Based on this background, the Subcommittee on Endocrinology, Reproductive Function and Sexual Function of the Japanese Urological Association asked the Scientific Committee to prepare a clinical practice guideline, and a working group was organized to prepare the guideline by a collaborative team from the Japanese Urological Association and JSSAM after a review by the Board of Directors. In this clinical practice manual, the term ‘late–onset hypogonadism (abbreviation: LOH)’ syndrome was adopted as the term that best expresses this condition medically. In order to recommend standard procedures for diagnosis, treatment, prevention and monitoring of adverse reactions due to androgen replacement therapy (ART) and post-treatment assessments, a literature survey of clinical papers was performed, but since treatment of LOH Syndrome has just started, almost all papers had a low recommendation rank. Therefore, the name was changed to ‘Clinical Practice Manual for Treatment of Late-onset Hypogonadism (LOH) Syndrome’ (‘Manual’ hereinafter) instead of the initially planned ‘clinical practice guideline’.

Care of LOH Syndrome is in its initial stages and such treatment requires careful consideration. Since many men visiting medical institutions at present complain of ‘climacteric symptoms’, measures must be taken to have this disease recognized in the mental health field. In the future, it will be necessary to establish evidence for treatment of LOH Syndrome from the broad perspective of promotion of ‘healthy aging for men.’ This ‘Manual’ is the first edition aimed at gathering evidence through future diagnosis and treatment of LOH and it is hoped that it will serve as a reference for routine medical practice.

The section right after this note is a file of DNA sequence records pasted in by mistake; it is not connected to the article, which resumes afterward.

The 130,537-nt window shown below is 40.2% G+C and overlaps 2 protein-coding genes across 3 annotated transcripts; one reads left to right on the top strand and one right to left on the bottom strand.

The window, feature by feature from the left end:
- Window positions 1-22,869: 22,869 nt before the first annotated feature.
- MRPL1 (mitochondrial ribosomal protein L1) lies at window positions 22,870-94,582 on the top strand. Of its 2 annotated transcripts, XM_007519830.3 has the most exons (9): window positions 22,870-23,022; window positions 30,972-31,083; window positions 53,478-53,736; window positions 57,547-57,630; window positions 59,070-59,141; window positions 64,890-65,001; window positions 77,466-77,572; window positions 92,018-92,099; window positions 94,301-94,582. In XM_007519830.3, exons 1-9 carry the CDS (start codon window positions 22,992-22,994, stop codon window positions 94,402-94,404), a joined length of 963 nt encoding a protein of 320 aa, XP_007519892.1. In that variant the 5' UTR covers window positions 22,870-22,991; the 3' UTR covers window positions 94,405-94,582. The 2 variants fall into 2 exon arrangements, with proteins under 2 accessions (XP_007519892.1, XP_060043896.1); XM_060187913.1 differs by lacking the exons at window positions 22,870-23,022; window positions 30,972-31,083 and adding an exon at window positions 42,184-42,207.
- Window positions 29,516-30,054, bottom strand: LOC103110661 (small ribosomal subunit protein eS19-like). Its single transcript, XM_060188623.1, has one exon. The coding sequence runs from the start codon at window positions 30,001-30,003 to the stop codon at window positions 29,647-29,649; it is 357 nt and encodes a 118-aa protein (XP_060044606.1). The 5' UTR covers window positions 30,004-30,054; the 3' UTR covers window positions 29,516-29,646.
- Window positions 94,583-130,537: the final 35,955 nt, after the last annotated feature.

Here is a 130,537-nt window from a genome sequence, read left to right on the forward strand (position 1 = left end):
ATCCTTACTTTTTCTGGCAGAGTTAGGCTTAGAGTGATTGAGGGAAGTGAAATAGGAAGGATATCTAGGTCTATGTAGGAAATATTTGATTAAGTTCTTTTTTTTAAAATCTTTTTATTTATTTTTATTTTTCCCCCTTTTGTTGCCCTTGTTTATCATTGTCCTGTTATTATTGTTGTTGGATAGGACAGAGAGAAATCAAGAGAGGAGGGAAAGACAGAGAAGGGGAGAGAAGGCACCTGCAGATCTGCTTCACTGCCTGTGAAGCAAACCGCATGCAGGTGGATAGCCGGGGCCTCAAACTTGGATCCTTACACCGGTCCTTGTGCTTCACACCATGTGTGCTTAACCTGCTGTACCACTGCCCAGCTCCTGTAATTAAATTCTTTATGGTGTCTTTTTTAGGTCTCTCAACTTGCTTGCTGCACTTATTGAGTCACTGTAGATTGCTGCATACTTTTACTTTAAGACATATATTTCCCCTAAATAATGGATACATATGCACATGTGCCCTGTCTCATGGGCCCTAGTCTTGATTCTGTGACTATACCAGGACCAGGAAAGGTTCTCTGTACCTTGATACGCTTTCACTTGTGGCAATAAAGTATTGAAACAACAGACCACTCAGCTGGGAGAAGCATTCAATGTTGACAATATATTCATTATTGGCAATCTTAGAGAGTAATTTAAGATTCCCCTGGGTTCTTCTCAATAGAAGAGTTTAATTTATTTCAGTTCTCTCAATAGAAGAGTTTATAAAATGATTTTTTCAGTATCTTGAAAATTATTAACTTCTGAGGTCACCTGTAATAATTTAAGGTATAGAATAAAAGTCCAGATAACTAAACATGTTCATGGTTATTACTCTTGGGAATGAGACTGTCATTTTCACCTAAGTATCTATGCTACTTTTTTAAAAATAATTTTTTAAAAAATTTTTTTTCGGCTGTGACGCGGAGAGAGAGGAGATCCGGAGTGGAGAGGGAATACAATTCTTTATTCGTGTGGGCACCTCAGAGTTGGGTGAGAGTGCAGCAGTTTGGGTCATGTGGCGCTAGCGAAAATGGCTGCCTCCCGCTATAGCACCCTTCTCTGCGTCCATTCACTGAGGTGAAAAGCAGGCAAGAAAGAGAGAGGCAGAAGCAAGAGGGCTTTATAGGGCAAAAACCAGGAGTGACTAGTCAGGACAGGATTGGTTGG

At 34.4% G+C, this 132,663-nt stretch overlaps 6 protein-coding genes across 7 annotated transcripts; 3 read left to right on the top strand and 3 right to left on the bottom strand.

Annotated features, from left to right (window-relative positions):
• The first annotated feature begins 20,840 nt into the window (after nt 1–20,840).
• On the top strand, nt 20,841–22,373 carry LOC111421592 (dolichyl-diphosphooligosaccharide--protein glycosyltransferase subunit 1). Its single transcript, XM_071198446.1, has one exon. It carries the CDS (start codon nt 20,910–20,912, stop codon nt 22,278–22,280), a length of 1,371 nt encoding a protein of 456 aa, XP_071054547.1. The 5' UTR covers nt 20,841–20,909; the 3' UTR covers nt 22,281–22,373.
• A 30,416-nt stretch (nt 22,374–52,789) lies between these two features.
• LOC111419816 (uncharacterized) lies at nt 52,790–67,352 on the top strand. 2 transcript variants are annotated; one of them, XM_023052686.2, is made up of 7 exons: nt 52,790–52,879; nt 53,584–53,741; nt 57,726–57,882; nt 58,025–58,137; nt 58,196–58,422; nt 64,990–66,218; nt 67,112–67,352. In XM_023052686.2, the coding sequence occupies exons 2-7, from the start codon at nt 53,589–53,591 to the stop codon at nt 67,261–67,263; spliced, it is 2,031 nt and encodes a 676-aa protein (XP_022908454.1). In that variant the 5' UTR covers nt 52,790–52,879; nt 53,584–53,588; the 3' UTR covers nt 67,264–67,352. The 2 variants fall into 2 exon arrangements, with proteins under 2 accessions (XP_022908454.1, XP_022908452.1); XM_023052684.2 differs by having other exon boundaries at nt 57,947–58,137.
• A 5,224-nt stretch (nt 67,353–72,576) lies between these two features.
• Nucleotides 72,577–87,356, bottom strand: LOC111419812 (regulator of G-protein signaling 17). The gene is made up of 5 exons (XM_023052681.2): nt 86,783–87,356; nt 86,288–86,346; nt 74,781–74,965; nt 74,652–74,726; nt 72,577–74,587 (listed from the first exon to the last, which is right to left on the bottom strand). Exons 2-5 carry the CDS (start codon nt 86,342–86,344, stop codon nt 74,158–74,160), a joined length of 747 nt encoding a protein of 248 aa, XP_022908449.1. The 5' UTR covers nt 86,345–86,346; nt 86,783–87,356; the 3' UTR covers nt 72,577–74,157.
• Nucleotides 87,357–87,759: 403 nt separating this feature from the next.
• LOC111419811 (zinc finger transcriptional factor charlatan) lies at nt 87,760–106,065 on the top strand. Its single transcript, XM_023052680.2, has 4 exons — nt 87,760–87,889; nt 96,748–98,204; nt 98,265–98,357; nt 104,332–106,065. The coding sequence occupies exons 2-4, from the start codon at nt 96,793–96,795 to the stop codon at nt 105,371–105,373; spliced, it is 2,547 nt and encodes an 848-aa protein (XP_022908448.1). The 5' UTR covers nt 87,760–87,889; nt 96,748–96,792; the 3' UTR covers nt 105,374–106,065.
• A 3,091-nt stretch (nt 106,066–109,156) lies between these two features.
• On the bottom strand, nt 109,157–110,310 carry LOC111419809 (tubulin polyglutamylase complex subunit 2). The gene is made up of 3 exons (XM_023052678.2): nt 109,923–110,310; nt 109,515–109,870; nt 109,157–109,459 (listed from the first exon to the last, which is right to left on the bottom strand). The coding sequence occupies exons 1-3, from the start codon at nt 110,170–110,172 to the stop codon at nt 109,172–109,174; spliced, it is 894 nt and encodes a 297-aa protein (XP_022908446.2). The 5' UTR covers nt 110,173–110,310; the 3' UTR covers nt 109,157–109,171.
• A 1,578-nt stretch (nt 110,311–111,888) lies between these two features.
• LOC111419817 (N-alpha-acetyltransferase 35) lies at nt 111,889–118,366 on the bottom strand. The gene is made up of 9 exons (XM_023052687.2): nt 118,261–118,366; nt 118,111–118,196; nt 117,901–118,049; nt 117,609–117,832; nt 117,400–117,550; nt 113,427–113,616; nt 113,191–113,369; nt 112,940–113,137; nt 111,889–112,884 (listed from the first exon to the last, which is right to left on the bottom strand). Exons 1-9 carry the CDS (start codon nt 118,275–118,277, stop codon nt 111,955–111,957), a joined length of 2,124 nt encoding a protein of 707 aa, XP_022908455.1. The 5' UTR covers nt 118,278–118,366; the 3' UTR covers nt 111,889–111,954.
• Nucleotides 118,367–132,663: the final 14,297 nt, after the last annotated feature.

[1] Definition of LOH

The term ‘andropause’ was used in the past for hypogonadism of the aging male, but internationally, the expressions androgen decline in the aging male (ADAM) or partial androgen deficiency of the aging male (PADAM) have been widely used to express a ‘set of symptoms associated with androgen deficiencies due to aging.’ In Japan, the PADAM concept has also become established.1–3 However, the pathophysiology of men with the so-called ‘climacteric symptoms’ visiting medical institutions is complex. Patients in the stage of early male climacteric show a high percentage of stress-related psychosomatic symptoms and in many cases, androgen deficiency symptoms come to the fore in the mature stage after late male climacteric. Male climacteric shows a complex pathophysiology and it cannot be explained simply as a deficiency in androgens associated with aging in all cases. Since PADAM and male climacteric were considered to have the same meaning, it cannot be denied that this has resulted in confusion in medical practice.